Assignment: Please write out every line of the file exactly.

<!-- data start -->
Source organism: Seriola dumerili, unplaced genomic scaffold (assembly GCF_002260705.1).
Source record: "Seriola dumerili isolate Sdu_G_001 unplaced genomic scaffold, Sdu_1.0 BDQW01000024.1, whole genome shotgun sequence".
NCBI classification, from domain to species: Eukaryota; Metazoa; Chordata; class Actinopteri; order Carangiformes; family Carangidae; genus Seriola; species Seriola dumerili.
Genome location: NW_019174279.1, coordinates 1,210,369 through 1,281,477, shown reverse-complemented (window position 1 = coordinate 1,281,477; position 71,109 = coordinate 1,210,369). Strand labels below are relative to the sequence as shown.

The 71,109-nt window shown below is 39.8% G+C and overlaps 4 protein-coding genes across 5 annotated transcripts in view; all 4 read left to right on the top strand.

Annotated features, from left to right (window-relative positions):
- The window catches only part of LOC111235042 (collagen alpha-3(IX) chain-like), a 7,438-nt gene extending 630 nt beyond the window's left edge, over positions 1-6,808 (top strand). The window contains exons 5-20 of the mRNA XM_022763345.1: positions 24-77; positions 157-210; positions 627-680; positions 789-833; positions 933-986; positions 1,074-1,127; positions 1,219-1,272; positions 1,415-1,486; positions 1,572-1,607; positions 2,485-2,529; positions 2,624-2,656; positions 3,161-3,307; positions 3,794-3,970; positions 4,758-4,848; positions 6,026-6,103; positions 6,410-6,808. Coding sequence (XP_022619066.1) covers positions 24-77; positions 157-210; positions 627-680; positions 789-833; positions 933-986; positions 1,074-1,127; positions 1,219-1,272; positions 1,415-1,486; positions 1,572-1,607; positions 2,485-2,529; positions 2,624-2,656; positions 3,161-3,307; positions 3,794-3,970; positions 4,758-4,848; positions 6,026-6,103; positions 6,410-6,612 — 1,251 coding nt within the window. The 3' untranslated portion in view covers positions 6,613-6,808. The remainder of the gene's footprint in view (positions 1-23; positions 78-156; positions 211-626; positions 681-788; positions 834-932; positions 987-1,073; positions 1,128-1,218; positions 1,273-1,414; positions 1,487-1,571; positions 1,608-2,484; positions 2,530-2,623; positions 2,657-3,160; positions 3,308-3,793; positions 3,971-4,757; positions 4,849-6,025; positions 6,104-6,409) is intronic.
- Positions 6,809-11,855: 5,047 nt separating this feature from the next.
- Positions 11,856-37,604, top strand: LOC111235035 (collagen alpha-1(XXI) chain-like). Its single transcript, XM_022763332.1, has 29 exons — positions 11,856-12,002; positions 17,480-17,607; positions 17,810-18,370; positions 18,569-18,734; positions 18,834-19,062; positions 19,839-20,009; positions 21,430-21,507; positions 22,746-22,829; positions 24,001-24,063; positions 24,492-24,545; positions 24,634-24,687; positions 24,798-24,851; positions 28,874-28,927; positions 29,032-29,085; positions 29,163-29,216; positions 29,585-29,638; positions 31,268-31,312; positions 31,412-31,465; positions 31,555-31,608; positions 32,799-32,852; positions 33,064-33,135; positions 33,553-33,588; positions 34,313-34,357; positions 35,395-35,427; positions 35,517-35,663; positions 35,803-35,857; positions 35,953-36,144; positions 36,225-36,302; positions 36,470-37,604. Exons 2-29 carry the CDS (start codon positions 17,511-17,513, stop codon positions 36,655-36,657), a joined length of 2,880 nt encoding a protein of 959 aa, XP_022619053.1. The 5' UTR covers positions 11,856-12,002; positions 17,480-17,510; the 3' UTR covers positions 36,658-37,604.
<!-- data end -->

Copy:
Source organism: Seriola dumerili, unplaced genomic scaffold (assembly GCF_002260705.1).
Source record: "Seriola dumerili isolate Sdu_G_001 unplaced genomic scaffold, Sdu_1.0 BDQW01000024.1, whole genome shotgun sequence".
NCBI classification, from domain to species: Eukaryota; Metazoa; Chordata; class Actinopteri; order Carangiformes; family Carangidae; genus Seriola; species Seriola dumerili.
Genome location: NW_019174279.1, coordinates 1,210,369 through 1,281,477, shown reverse-complemented (window position 1 = coordinate 1,281,477; position 71,109 = coordinate 1,210,369). Strand labels below are relative to the sequence as shown.

The 71,109-nt window shown below is 39.8% G+C and overlaps 4 protein-coding genes across 5 annotated transcripts in view; all 4 read left to right on the top strand.

Annotated features, from left to right (window-relative positions):
- The window catches only part of LOC111235042 (collagen alpha-3(IX) chain-like), a 7,438-nt gene extending 630 nt beyond the window's left edge, over positions 1-6,808 (top strand). The window contains exons 5-20 of the mRNA XM_022763345.1: positions 24-77; positions 157-210; positions 627-680; positions 789-833; positions 933-986; positions 1,074-1,127; positions 1,219-1,272; positions 1,415-1,486; positions 1,572-1,607; positions 2,485-2,529; positions 2,624-2,656; positions 3,161-3,307; positions 3,794-3,970; positions 4,758-4,848; positions 6,026-6,103; positions 6,410-6,808. Coding sequence (XP_022619066.1) covers positions 24-77; positions 157-210; positions 627-680; positions 789-833; positions 933-986; positions 1,074-1,127; positions 1,219-1,272; positions 1,415-1,486; positions 1,572-1,607; positions 2,485-2,529; positions 2,624-2,656; positions 3,161-3,307; positions 3,794-3,970; positions 4,758-4,848; positions 6,026-6,103; positions 6,410-6,612 — 1,251 coding nt within the window. The 3' untranslated portion in view covers positions 6,613-6,808. The remainder of the gene's footprint in view (positions 1-23; positions 78-156; positions 211-626; positions 681-788; positions 834-932; positions 987-1,073; positions 1,128-1,218; positions 1,273-1,414; positions 1,487-1,571; positions 1,608-2,484; positions 2,530-2,623; positions 2,657-3,160; positions 3,308-3,793; positions 3,971-4,757; positions 4,849-6,025; positions 6,104-6,409) is intronic.
- Positions 6,809-11,855: 5,047 nt separating this feature from the next.
- Positions 11,856-37,604, top strand: LOC111235035 (collagen alpha-1(XXI) chain-like). Its single transcript, XM_022763332.1, has 29 exons — positions 11,856-12,002; positions 17,480-17,607; positions 17,810-18,370; positions 18,569-18,734; positions 18,834-19,062; positions 19,839-20,009; positions 21,430-21,507; positions 22,746-22,829; positions 24,001-24,063; positions 24,492-24,545; positions 24,634-24,687; positions 24,798-24,851; positions 28,874-28,927; positions 29,032-29,085; positions 29,163-29,216; positions 29,585-29,638; positions 31,268-31,312; positions 31,412-31,465; positions 31,555-31,608; positions 32,799-32,852; positions 33,064-33,135; positions 33,553-33,588; positions 34,313-34,357; positions 35,395-35,427; positions 35,517-35,663; positions 35,803-35,857; positions 35,953-36,144; positions 36,225-36,302; positions 36,470-37,604. Exons 2-29 carry the CDS (start codon positions 17,511-17,513, stop codon positions 36,655-36,657), a joined length of 2,880 nt encoding a protein of 959 aa, XP_022619053.1. The 5' UTR covers positions 11,856-12,002; positions 17,480-17,510; the 3' UTR covers positions 36,658-37,604.